By Charlie Brigden
“It’s terrible! It’s brilliant!” harked the reviews of Ryan Gosling’s Lost River. While such divisiveness is common especially across the strands of the internet, the opiners of both extremes were unusually vociferous. However, when it comes to the soundtrack everyone seems to agree that Johnny Jewel and friends have done a fine job.
For Lost River, Jewel – who originally did music for the Gosling vehicle Drive before Cliff Martinez came onboard – has pulled together a crack team from his own music label, Italians Do It Better. Jewel appears with all of the acts, such as Glass Candy, Symmetry, and Chromatics (who were also on the Drive soundtrack), as well as on his lonesome and he’s done a remarkable job of making the record sound coherent and consistent on the whole. The exceptions come from the addition of voices from the cast, either through dialogue or singing, as well as older tracks (such as Billy Ward’s ‘Deep Purple’).
The album actually opens with actress Saiorse Ronan singing a track called ‘Tell Me’, and it’s a beautiful way to start, with Ronan’s lullabye vocals over a lovely sweet building melody. Immediately following is ‘Yes (Love Theme from Lost River)’, which is just amazing. It has such a mesmerisingly ethereal feel and feels transcendental but also so familiar, with echoes of Drive‘s ‘A Real Hero’ (also by Jewel) with the beat and the ghostly female vocals.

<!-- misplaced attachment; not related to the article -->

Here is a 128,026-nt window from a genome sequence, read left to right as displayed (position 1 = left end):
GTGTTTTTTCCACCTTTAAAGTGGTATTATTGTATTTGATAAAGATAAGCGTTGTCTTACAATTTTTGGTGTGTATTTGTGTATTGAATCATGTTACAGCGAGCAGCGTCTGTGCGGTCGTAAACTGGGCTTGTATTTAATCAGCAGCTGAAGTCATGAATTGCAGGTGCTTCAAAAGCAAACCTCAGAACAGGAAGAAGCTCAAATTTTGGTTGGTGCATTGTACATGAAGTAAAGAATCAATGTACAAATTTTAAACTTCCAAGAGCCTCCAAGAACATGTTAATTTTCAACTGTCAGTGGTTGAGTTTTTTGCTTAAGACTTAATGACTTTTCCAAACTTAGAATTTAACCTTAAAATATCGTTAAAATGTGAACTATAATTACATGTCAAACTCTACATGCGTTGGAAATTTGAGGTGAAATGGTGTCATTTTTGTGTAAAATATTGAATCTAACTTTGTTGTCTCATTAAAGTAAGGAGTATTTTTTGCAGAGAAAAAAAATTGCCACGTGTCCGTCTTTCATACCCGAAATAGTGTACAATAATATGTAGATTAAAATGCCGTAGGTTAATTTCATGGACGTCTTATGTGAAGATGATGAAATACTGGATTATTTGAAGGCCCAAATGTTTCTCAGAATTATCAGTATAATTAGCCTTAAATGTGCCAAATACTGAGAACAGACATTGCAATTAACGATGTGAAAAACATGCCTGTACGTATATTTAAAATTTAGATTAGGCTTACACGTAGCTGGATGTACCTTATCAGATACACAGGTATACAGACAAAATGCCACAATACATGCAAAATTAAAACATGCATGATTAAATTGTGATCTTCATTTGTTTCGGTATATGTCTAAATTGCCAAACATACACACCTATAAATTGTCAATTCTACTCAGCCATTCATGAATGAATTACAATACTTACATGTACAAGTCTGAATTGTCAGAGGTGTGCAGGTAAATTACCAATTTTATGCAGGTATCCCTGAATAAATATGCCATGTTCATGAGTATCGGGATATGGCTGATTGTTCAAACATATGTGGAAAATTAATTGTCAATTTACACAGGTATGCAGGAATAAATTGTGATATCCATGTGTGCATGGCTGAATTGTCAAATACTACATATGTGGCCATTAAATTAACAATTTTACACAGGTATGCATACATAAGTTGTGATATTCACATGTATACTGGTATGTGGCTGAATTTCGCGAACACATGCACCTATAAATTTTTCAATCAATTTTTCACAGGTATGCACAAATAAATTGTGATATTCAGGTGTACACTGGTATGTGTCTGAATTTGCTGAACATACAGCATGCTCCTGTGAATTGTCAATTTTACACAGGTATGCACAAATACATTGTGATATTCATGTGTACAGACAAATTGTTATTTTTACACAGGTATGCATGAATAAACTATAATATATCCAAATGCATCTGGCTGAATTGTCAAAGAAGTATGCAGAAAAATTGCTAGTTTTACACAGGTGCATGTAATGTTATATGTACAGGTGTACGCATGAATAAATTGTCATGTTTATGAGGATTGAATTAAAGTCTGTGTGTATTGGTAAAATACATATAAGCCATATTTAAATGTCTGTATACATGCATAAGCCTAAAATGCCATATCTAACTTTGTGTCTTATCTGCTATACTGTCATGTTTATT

But while much of Lost River revels in beauty – with the hopeful 16, the dreamlike 13, and the eerie 31 – a great deal has a more threatening edge. ‘The Dead Zone’ is an example of this, with percussion that sounds like old rusty pipes, almost like it was recorded in Freddy Krueger’s furnace lair. ‘Carousel’ has a creepy music box-style melody over more menacing percussion, but it’s follow-up ‘Carousel Part 2’ is a masterpiece of tension and threat. I get a bit tired of people using John Carpenter as a touchstone for electronic soundtracks, but this really is a Carpenter homage with a bit of Brad Fiedel thrown in for good measure.
Other parts homage Pino Donaggio, but so much of it relies on Jewel’s own work, and it’s brilliant. His label acts certainly have their fair share of greatness, with the haunting rendition of old standard ‘Blue Moon’ by Chromatics and the Glass-ish ‘Behind The Mask’, but this is Jewel’s solo show and he pulls it off with aplomb. The only thing that doesn’t necessarily come off is some of the dialogue, but again I haven’t seen the film so there’s no context there for me.
Not seeing the film, I can’t say how the music works in context but as an album Lost River is fantastic. Johnny Jewel’s talent is there for all to see, and this can only enrich his reputation. Highly recommend.
Lost River is out now from Italians Do It Better on CD and Digital; a vinyl edition is forthcoming